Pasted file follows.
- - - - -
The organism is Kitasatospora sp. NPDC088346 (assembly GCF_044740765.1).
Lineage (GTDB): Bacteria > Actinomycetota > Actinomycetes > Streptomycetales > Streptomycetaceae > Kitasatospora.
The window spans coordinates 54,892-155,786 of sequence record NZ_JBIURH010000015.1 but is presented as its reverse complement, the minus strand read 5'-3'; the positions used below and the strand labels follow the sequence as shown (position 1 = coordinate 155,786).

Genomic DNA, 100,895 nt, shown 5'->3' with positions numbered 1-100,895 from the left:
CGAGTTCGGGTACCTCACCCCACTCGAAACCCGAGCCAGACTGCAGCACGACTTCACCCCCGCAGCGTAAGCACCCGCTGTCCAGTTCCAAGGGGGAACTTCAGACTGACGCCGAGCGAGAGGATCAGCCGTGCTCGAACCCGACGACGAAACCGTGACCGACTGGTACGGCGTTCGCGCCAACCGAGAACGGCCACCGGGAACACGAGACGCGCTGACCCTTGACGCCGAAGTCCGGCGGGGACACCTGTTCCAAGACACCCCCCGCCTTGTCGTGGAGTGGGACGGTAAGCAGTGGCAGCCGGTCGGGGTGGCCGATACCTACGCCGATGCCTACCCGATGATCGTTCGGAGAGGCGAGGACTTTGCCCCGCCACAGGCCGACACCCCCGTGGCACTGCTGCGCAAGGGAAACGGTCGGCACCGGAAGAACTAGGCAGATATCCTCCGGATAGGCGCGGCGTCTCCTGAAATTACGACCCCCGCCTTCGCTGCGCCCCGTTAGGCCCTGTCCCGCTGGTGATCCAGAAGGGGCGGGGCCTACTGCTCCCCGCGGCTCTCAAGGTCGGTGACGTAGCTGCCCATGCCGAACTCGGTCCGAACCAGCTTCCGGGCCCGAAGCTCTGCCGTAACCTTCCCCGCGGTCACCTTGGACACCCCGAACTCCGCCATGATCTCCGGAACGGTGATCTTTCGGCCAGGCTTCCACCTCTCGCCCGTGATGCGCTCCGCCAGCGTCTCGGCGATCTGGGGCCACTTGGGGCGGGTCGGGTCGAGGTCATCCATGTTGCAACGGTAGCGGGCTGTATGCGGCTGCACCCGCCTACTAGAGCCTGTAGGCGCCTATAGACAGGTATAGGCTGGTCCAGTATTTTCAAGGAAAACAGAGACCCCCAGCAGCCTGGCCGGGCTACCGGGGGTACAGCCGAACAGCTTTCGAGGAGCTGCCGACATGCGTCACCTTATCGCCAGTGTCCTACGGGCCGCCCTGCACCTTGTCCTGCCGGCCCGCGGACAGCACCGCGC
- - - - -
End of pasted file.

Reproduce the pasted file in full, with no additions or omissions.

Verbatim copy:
The organism is Kitasatospora sp. NPDC088346 (assembly GCF_044740765.1).
Lineage (GTDB): Bacteria > Actinomycetota > Actinomycetes > Streptomycetales > Streptomycetaceae > Kitasatospora.
The window spans coordinates 54,892-155,786 of sequence record NZ_JBIURH010000015.1 but is presented as its reverse complement, the minus strand read 5'-3'; the positions used below and the strand labels follow the sequence as shown (position 1 = coordinate 155,786).

Genomic DNA, 100,895 nt, shown 5'->3' with positions numbered 1-100,895 from the left:
CGAGTTCGGGTACCTCACCCCACTCGAAACCCGAGCCAGACTGCAGCACGACTTCACCCCCGCAGCGTAAGCACCCGCTGTCCAGTTCCAAGGGGGAACTTCAGACTGACGCCGAGCGAGAGGATCAGCCGTGCTCGAACCCGACGACGAAACCGTGACCGACTGGTACGGCGTTCGCGCCAACCGAGAACGGCCACCGGGAACACGAGACGCGCTGACCCTTGACGCCGAAGTCCGGCGGGGACACCTGTTCCAAGACACCCCCCGCCTTGTCGTGGAGTGGGACGGTAAGCAGTGGCAGCCGGTCGGGGTGGCCGATACCTACGCCGATGCCTACCCGATGATCGTTCGGAGAGGCGAGGACTTTGCCCCGCCACAGGCCGACACCCCCGTGGCACTGCTGCGCAAGGGAAACGGTCGGCACCGGAAGAACTAGGCAGATATCCTCCGGATAGGCGCGGCGTCTCCTGAAATTACGACCCCCGCCTTCGCTGCGCCCCGTTAGGCCCTGTCCCGCTGGTGATCCAGAAGGGGCGGGGCCTACTGCTCCCCGCGGCTCTCAAGGTCGGTGACGTAGCTGCCCATGCCGAACTCGGTCCGAACCAGCTTCCGGGCCCGAAGCTCTGCCGTAACCTTCCCCGCGGTCACCTTGGACACCCCGAACTCCGCCATGATCTCCGGAACGGTGATCTTTCGGCCAGGCTTCCACCTCTCGCCCGTGATGCGCTCCGCCAGCGTCTCGGCGATCTGGGGCCACTTGGGGCGGGTCGGGTCGAGGTCATCCATGTTGCAACGGTAGCGGGCTGTATGCGGCTGCACCCGCCTACTAGAGCCTGTAGGCGCCTATAGACAGGTATAGGCTGGTCCAGTATTTTCAAGGAAAACAGAGACCCCCAGCAGCCTGGCCGGGCTACCGGGGGTACAGCCGAACAGCTTTCGAGGAGCTGCCGACATGCGTCACCTTATCGCCAGTGTCCTACGGGCCGCCCTGCACCTTGTCCTGCCGGCCCGCGGACAGCACCGCGC